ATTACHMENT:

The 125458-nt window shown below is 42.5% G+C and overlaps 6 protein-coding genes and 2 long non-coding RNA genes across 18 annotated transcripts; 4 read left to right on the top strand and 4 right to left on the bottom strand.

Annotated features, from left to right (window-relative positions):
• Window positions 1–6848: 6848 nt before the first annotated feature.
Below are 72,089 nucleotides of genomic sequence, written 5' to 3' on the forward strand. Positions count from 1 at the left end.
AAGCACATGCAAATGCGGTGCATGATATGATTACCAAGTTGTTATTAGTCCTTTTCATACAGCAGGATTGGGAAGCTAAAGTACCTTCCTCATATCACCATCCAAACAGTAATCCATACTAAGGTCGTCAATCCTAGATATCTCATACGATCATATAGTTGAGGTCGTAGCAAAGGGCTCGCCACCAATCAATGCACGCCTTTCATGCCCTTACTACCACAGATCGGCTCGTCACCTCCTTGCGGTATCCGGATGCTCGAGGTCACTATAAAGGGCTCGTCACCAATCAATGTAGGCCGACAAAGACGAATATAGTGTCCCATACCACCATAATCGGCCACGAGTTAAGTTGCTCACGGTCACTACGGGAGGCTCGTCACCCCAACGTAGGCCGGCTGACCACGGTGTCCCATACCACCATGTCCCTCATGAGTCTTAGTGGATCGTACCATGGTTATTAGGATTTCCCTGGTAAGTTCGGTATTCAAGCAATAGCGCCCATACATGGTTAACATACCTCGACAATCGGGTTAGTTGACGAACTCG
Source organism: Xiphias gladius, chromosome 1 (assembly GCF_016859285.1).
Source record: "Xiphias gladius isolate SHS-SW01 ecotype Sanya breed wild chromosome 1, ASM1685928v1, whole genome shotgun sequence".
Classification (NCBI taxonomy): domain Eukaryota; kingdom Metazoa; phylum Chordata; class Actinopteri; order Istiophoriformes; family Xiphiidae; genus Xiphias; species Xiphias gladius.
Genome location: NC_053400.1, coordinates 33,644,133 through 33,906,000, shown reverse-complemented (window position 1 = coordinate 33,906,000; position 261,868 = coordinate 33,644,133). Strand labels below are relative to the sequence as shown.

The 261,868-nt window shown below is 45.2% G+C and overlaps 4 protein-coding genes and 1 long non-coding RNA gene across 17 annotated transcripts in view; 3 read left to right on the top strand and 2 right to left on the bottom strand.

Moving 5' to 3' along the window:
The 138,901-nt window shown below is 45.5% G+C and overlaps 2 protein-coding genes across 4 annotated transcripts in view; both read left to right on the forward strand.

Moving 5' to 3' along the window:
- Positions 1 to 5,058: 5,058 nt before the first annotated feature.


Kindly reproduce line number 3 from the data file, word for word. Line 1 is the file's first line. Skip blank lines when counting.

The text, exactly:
• Window positions 1–6848: 6848 nt before the first annotated feature.